Sen. Mitch McConnell, R-Ky., waits to speak during a campaign stop at Badgett Supply in Madisonville, Ky., Saturday, Feb. 8, 2014.
Stephen Lance Dennee/AP Photo

McConnell tries to have it both ways

When it comes to the statutory debt limit and the prospect of a sovereign debt crisis, there are basically two choices for members of Congress to consider.
One can argue, “The nation’s debt ceiling must always be raised, responsibly and on time, to protect the integrity of the nation’s finances, prevent default, and avoid a global economic catastrophe.” Conversely, someone else might argue, “The nation’s debt ceiling is a political weapon, to be used as often as possible, exploited by extremists willing to threaten Americans with deliberate harm, in order to extort policy concessions they can’t earn through normal legislative means.”
It takes a special kind of politician to argue both of these positions at the same time.
Responding to sharp criticism from Sen. Ted Cruz, Senate Minority Leader Mitch McConnell said he voted to protect the country from default when he cast the decisive vote advancing the suspension of the debt limit this week.
“My job is to protect the country when I can, and step up and lead on those occasions when it’s required,” McConnell told reporters at a campaign event in Kentucky on Friday. “That’s what I did.”
McConnell said the Senate had only two choices after House Republicans were unable to coalesce around any strategy for attaching policy provisions to the debt limit hike: “a clean debt ceiling in the Senate or default.”
The problem for McConnell is that the closer one looks at his position, the more incoherent it becomes. Indeed, while I can appreciate why the Senate Minority Leader feels a little defensive on this issue, the fact remains that he set this trap and proceeded to throw himself into it.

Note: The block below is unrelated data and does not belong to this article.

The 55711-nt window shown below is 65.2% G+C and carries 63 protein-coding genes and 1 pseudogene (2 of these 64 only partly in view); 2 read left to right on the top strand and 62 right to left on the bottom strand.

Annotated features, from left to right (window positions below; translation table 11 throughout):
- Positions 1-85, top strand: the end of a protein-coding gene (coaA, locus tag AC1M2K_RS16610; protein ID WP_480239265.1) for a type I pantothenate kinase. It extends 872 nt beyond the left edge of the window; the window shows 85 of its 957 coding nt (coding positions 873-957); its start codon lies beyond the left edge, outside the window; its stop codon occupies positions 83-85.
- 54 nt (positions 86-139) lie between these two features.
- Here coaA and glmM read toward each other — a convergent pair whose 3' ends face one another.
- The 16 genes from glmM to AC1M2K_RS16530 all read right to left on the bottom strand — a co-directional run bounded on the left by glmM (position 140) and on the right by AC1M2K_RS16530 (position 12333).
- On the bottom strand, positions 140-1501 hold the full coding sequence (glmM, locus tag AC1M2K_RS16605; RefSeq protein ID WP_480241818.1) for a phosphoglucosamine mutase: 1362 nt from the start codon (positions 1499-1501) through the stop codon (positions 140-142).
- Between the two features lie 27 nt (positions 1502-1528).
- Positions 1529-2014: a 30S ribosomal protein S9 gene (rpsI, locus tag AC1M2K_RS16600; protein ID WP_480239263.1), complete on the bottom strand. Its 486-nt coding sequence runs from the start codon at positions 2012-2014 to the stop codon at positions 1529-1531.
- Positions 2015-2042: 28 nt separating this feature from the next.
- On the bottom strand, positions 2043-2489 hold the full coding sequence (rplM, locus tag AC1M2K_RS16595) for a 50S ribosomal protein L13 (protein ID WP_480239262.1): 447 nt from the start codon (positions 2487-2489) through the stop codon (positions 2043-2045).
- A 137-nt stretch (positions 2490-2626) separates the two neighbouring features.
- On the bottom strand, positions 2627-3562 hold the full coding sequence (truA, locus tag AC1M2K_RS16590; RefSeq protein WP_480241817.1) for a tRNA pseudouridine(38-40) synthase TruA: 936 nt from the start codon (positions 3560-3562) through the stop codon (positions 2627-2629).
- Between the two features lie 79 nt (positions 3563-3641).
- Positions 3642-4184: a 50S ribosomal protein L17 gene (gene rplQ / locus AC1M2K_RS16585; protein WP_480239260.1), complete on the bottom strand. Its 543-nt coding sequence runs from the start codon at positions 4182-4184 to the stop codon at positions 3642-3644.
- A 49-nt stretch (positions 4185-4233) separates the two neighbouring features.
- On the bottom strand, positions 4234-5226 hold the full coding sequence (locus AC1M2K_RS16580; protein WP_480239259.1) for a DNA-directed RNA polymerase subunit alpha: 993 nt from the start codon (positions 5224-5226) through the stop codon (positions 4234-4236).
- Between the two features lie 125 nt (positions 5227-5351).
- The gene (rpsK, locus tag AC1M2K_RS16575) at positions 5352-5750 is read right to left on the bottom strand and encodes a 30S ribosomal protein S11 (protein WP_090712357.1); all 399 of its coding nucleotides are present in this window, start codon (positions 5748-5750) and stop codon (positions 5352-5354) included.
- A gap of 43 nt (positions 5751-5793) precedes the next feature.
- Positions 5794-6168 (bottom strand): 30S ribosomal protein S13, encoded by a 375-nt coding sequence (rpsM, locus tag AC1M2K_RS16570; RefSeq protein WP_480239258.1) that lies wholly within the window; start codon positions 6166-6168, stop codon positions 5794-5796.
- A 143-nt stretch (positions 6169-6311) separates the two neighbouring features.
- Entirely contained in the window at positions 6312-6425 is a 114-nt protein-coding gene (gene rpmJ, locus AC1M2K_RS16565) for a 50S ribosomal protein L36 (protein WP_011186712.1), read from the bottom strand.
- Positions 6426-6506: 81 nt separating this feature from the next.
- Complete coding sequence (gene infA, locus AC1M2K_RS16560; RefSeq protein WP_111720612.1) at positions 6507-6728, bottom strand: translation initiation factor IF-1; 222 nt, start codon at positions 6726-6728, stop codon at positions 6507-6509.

It was, after all, McConnell who admitted in 2011 that he embraces the idea of threatening the nation with deliberate harm. It was he, not Democrats, who touted the value of “hostage” strategies as a way of circumventing the American lawmaking process and forcing Democrats to give Republicans what they want out of fear of a self-imposed catastrophe.
In other words, it was McConnell who personally told Republicans and their supporters that the party should embrace extortion politics and use the debt ceiling to threaten to hurt Americans on purpose.
That strategy, we now know, was a spectacular failure – President Obama declared there would be no further hostage talks, effectively daring Republicans to pull the trigger. GOP leaders were bluffing and, left with no choice, let their “hostage” go unharmed.
McConnell apparently is looking for some kind of credit, as if his actions were somehow noble. “My job,” he said, “is to protect the country when I can.” The debt ceiling had to go up to prevent a global economic crash, so he did what he had to do.
But I’m hard pressed to imagine how anyone would believe this. As the debt-ceiling crisis took shape, McConnell said it was his job to put the country in jeopardy. Now that the crisis has passed, he says it’s his job to protect the country. He wants to be the guy who takes the hostage and the guy who heroically frees the hostage when its loved ones refused to pay a ransom.
Complicating matters further, let’s also note that when push came to shove, McConnell grudgingly voted to end his party’s filibuster, but he still voted not to raise the debt ceiling.
McConnell has spent the last few years telling his party’s base that extortion politics and unprecedented radicalism are welcome changes to national politics. So why is he surprised when the base is furious with him for backing away from the very tactics he told them to embrace?
As Greg Sargent put it the other day, this “offers an interesting glimpse into an amusing 2014 subplot: The ongoing efforts by GOP leaders to wrestle to the ground the monster they spent years creating.”